Efficient simulation of spatially coupled ODEs on arbitrary graphs

I know this question is not very specific, but I would like to check whether there are existing approaches for simulating coupled ODEs on nodes of (arbitrarily large) graphs/networks with diffusion between the nodes. Looking into the documentation of the main packages related to solving such problems (Catalyst.jl, JumpProcesses.jl and DifferentialEquations.jl), I found a few prospects for solving such systems.

The main prospect that has explicit documentation on spatial processes on graphs using Graphs.jl is `JumpProcesses`: Spatial SSAs with JumpProcesses.jl · JumpProcesses.jl. I have no reason to believe that the implementation is well-rounded and efficient and would for sure suit much of my needs. However, it remains a stochastic simulation algorithm and does not provide deterministic solutions to the system of equations, correct?

Further, in the documentation of `Catalyst.jl` I noticed that one can introduce spatial variables using the `@ivs` macro (as seen here), but the documentation does not mention the introduction spatial variables as nodes on a graph. Of course I could just define a flattened version using the `ReactionNetwork` function, e.g. something like:

``````function generate_rs(S::Int, G::SimpleGraph)
M = size(G)[begin]

@variables t
@parameters r[1:S], hop_rate[1:M,1:M]
@species (x(t))[1:S,1:M]

growth_rxs = []
hop_rxs = []
for m in 1:M
for n in 1:M, i in 1:S
# Hops between nodes
_hop_rxn = Reaction(hop_rate[m,n], [x[i,m]], [x[i,n]], [1], [1])
push!(hop_rxs, _hop_rxn)
end
end
for i in 1:S
# Reaction on node
_growth_rxn = Reaction(r[i], [x[i,m]], [x[i,m]], [1], [2])
push!(growth_rxs, _growth_rxn)
end
end
return @named rs = ReactionSystem(vcat(growth_rxs, hop_rxs))
end
``````

Which appears to create the equations that I am after. However some piece of text in the documentation of `JumpProcesses.jl` warns me about this:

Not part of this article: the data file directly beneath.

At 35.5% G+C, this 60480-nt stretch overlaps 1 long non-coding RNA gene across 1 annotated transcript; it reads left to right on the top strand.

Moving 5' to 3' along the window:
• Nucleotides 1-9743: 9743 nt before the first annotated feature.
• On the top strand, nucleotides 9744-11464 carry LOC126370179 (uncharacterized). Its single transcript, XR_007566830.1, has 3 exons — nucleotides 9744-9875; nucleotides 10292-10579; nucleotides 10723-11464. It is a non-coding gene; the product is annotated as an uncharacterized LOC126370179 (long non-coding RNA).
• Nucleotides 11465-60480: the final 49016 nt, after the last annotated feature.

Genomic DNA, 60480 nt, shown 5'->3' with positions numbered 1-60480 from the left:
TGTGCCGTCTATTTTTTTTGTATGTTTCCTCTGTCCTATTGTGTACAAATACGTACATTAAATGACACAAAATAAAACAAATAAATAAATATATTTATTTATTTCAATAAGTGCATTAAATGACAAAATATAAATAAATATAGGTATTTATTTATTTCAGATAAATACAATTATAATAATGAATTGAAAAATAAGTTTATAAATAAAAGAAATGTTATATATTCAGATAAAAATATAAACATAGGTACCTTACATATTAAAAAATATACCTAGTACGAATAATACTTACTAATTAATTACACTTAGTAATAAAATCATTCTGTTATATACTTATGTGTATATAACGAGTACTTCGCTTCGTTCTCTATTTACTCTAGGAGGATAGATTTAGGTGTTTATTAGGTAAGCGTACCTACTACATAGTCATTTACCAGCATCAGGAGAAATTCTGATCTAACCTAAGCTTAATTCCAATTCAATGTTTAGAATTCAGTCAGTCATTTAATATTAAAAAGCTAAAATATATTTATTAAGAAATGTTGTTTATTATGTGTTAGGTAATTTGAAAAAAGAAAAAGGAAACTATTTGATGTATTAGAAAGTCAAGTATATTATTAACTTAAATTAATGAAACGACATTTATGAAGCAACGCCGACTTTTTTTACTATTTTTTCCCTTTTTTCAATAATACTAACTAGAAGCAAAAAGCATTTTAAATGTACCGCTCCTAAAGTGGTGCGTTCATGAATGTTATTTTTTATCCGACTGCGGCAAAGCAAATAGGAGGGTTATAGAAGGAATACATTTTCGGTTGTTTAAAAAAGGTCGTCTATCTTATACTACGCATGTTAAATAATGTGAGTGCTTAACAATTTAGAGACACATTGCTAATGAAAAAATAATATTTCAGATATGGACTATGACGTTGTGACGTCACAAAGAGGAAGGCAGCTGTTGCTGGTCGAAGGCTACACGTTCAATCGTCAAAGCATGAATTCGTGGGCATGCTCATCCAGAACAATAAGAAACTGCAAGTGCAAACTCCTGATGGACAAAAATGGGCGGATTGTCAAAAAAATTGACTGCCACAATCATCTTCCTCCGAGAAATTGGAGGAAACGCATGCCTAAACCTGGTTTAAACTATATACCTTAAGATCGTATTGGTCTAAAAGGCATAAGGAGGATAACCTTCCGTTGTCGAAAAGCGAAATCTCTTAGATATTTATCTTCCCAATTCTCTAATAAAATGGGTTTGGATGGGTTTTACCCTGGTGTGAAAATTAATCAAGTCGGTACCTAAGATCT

Additionally, all standard solvers are supported as well, although they are expected to use more memory and be slower. They “flatten” the problem, i.e., turn all hops into reactions, resulting in a much larger system.

This can create issues for me down the line as my systems of interest are relatively large. Does creating an `ODEProblem` with such a structure result in fast and (memory) efficient solutions to the ODE, even when the number of species and the size of the graph greatly increase? Or is there perhaps another way one can define spatial ODEs on graphs/networks?

Thank you for any insight on this topic you can give me.

Just to clarify, do you want to simulate a system of ODEs on a graph or a system of jump processes on a graph? JumpProcesses is only for the latter, and should work if you are ok with only mass action reactions at each node of the graph. There is a Catalyst PR for generating more efficient representations of chemical reaction network ODE models on graphs, see

but I’m not sure its current state. Maybe @Gaussia can comment on how well it is working right now.

Yes, I have recently developed something that should pretty much exactly do this. You provide a reaction system, a graph, and a list of species that are difussing it, and then an ODEProblem is created.

I have been out for a bit, but am currently back. In principle the PR is ready, but need to do some benchmarking tests. Hopefully there’s a working version end of this week. Unsure when it will get merged though.

How big is your graph and ODE?

Initially I will most likely have only mass-action reactions, so `JumpProcesses` should suffice – for now. But as I am interested in general reaction-diffusion systems that will most likely do not only contain mass-action reactions. Nevertheless, I will try out spatial `JumpProcesses` and report back. I will also compare the `Catalyst` PR and provide feedback if applicable.

Good to hear that there is more interest in these types of systems. I have also encountered work on solvers for Markovian (epidemic) processes on graphs (see e.g. Cota, Ferreira (2017)) so I can also implement efficient Gillespie algorithms on graphs for the general reaction-diffusion equations I am interested in.

The graphs need not be very large, but a few hundred or a few thousand nodes is not out of the question. An example of the systems I am interested epidemics models with local dynamics on the nodes (e.g. an SIR model within a city) and dispersal between the nodes (movement of individuals between cities, for example). Real-world networks of such systems can grow quite rapidly (see e.g. the work mentioned above, which has \sim10^4 nodes. Other relevant works, such as Meena et al. (2022) have networks with \sim 10^3 nodes.

I am also looking into how other authors that study dynamical processes on top of networks numerically solve their systems.

If you check the latest update of Spatial Reaction Network Implementation by TorkelE · Pull Request #644 · SciML/Catalyst.jl · GitHub I have added simulations of the SIR model with diffusion to the tests (test/spatial_reaction_systems/lattice_reaction_system). It can simulate a 100x100 grid in 0.1 seconds and a 100x100x100 in 20 seconds. Currently we do not have any specific support for spatial Gillespie simulations (although that is very much in the pipeline).